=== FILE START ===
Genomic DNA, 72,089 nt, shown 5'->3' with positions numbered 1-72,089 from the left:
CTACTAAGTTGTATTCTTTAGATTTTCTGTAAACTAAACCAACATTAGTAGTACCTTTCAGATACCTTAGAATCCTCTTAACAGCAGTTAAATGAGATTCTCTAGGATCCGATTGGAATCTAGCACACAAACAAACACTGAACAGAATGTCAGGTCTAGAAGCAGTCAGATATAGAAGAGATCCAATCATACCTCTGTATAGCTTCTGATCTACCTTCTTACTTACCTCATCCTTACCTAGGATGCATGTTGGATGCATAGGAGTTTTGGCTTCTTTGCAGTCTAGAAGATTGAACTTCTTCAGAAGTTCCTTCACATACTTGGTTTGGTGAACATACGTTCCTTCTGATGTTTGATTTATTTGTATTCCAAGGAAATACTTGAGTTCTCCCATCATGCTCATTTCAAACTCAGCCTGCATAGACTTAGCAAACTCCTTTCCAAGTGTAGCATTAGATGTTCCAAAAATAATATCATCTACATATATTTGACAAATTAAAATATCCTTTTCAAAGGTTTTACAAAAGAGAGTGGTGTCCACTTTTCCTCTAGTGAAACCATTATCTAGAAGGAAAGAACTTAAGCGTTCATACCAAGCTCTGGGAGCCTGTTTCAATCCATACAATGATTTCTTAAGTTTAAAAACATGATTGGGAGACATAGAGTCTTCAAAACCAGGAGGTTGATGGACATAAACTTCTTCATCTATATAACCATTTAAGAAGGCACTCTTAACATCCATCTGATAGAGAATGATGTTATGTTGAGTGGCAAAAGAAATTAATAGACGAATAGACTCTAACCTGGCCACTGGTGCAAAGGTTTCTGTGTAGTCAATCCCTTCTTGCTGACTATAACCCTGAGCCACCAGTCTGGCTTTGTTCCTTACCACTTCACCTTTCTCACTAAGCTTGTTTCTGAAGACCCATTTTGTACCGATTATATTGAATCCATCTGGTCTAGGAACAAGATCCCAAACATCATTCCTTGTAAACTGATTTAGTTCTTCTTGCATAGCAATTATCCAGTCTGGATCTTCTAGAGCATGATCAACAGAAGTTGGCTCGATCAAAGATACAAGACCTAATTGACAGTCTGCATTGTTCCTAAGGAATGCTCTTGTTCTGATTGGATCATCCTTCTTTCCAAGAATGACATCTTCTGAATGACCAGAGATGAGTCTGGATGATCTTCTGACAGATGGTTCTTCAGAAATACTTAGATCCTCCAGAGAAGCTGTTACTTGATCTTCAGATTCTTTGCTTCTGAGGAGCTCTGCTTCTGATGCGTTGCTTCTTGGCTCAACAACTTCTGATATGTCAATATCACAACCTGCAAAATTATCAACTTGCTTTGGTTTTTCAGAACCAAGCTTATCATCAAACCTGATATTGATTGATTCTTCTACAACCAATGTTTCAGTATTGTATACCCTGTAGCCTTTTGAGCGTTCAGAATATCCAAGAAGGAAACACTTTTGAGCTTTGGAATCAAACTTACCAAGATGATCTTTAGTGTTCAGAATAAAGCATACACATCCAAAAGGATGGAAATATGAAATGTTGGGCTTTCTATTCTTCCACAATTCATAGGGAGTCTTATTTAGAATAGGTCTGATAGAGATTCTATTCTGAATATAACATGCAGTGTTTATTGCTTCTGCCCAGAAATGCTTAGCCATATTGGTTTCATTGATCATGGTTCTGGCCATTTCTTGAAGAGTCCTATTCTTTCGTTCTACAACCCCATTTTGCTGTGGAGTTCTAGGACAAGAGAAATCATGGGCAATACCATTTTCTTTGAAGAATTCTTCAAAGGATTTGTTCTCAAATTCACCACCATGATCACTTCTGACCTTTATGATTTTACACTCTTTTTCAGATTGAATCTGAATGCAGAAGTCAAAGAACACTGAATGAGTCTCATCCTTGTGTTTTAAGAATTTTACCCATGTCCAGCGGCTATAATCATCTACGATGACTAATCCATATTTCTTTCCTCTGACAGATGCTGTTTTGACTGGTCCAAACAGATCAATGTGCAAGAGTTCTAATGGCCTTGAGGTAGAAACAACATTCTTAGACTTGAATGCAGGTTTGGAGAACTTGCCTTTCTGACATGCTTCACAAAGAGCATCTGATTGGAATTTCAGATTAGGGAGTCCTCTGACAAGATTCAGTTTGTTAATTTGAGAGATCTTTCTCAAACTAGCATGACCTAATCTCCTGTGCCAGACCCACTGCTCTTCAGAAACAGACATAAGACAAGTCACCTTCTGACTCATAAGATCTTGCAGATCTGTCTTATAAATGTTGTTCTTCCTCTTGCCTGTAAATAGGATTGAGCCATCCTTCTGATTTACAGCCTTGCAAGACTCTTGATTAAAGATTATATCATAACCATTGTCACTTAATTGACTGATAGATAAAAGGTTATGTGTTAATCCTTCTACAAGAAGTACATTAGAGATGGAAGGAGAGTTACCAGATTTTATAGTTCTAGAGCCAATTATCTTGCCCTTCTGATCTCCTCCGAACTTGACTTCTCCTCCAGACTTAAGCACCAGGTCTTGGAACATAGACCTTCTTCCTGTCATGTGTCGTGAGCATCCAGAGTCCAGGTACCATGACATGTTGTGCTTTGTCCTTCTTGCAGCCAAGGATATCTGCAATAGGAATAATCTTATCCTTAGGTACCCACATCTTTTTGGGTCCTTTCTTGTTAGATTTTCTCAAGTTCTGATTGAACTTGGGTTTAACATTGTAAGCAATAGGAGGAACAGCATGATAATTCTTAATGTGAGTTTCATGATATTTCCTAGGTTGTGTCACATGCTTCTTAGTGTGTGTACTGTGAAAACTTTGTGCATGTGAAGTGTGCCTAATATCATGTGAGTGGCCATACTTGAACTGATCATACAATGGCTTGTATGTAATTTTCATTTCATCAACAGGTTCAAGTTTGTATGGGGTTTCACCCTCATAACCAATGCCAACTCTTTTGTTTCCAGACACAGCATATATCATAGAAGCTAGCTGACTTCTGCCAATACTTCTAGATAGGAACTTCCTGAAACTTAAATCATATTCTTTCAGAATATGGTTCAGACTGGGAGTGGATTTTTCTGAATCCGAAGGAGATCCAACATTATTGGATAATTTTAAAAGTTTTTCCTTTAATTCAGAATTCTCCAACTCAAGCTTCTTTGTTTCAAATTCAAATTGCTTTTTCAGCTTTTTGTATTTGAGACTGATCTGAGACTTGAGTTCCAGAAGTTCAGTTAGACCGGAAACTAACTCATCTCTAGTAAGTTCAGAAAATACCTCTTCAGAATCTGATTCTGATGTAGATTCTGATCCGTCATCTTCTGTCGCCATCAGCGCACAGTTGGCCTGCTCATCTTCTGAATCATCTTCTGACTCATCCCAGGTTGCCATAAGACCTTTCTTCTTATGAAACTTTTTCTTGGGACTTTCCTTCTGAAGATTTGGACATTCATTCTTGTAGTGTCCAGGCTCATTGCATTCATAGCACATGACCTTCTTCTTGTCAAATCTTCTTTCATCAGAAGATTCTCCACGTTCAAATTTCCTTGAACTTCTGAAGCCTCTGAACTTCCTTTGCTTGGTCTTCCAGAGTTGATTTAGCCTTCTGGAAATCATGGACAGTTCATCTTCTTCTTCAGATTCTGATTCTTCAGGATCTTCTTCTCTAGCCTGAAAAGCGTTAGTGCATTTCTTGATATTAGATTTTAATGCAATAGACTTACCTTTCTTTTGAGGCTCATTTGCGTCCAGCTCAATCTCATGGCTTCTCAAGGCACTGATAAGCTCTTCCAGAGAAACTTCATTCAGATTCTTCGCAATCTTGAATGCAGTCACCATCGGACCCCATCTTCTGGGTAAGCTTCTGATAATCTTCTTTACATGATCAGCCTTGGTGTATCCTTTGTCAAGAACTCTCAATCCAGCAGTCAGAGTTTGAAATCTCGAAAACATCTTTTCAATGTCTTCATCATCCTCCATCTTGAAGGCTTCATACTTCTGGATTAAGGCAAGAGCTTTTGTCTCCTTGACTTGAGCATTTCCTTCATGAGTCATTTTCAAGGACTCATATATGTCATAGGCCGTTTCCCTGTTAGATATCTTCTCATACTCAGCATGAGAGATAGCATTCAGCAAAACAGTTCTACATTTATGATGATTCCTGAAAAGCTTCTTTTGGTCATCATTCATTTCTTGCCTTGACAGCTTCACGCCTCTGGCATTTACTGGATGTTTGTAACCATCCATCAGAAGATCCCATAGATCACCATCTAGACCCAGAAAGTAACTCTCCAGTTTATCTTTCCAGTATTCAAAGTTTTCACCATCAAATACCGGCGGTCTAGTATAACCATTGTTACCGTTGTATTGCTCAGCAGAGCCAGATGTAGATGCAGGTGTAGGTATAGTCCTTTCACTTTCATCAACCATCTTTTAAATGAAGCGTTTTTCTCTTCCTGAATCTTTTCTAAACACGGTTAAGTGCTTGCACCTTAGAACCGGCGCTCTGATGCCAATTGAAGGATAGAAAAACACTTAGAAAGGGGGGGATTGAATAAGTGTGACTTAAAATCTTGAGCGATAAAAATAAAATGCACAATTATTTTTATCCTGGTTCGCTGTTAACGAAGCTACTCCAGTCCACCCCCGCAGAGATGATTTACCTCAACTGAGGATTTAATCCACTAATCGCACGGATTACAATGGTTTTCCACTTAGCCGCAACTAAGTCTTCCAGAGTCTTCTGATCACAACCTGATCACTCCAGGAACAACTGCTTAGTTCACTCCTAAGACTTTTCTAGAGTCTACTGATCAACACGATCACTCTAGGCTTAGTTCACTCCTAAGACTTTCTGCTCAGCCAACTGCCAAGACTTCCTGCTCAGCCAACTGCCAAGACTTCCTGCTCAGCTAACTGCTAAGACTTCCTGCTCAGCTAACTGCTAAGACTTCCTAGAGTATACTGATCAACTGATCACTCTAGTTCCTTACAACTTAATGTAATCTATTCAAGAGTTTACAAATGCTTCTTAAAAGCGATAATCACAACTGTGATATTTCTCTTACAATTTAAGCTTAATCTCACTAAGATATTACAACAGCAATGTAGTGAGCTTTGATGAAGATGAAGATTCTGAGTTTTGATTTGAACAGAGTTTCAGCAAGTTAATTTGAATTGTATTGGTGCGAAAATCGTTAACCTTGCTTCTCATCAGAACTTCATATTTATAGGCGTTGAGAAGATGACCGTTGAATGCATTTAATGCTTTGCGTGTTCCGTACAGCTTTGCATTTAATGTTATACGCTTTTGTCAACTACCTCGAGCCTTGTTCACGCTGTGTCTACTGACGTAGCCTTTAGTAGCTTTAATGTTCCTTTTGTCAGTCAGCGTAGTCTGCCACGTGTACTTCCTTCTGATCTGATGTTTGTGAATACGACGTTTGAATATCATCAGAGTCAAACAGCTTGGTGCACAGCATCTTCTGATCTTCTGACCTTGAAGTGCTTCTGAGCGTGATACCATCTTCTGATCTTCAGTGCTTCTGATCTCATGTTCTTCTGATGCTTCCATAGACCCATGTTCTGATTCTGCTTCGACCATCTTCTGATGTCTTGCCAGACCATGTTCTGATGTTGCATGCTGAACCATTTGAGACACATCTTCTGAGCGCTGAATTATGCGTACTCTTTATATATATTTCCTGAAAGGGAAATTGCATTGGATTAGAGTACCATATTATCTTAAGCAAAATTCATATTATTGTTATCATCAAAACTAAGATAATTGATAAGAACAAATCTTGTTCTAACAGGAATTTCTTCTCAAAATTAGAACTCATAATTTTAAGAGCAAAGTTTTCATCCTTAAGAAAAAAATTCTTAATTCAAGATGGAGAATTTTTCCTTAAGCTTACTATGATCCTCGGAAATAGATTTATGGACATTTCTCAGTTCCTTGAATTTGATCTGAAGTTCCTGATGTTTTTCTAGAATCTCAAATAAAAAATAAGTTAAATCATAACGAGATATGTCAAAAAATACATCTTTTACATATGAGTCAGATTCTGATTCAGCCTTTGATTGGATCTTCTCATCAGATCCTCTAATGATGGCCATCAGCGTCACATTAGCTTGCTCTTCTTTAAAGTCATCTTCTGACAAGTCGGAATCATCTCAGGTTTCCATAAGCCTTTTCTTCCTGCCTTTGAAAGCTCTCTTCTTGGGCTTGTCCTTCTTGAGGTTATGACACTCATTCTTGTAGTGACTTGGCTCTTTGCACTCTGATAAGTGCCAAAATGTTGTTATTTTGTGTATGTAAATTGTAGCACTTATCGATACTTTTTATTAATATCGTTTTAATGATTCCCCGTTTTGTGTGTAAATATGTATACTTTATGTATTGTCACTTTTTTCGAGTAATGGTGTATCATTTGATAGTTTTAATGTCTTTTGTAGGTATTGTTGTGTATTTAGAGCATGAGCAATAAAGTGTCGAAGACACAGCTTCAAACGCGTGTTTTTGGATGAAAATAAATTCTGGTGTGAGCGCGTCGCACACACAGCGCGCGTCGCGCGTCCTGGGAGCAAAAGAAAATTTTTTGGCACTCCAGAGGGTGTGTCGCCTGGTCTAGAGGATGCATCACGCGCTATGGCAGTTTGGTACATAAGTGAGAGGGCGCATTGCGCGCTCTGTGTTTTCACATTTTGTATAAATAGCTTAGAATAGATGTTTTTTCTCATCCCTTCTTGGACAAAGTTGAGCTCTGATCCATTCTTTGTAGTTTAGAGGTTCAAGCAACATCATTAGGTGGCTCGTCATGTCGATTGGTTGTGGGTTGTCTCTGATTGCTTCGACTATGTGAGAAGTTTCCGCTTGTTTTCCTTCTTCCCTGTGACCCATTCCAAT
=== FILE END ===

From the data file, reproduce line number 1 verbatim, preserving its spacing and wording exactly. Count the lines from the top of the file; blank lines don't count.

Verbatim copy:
Genomic DNA, 72,089 nt, shown 5'->3' with positions numbered 1-72,089 from the left: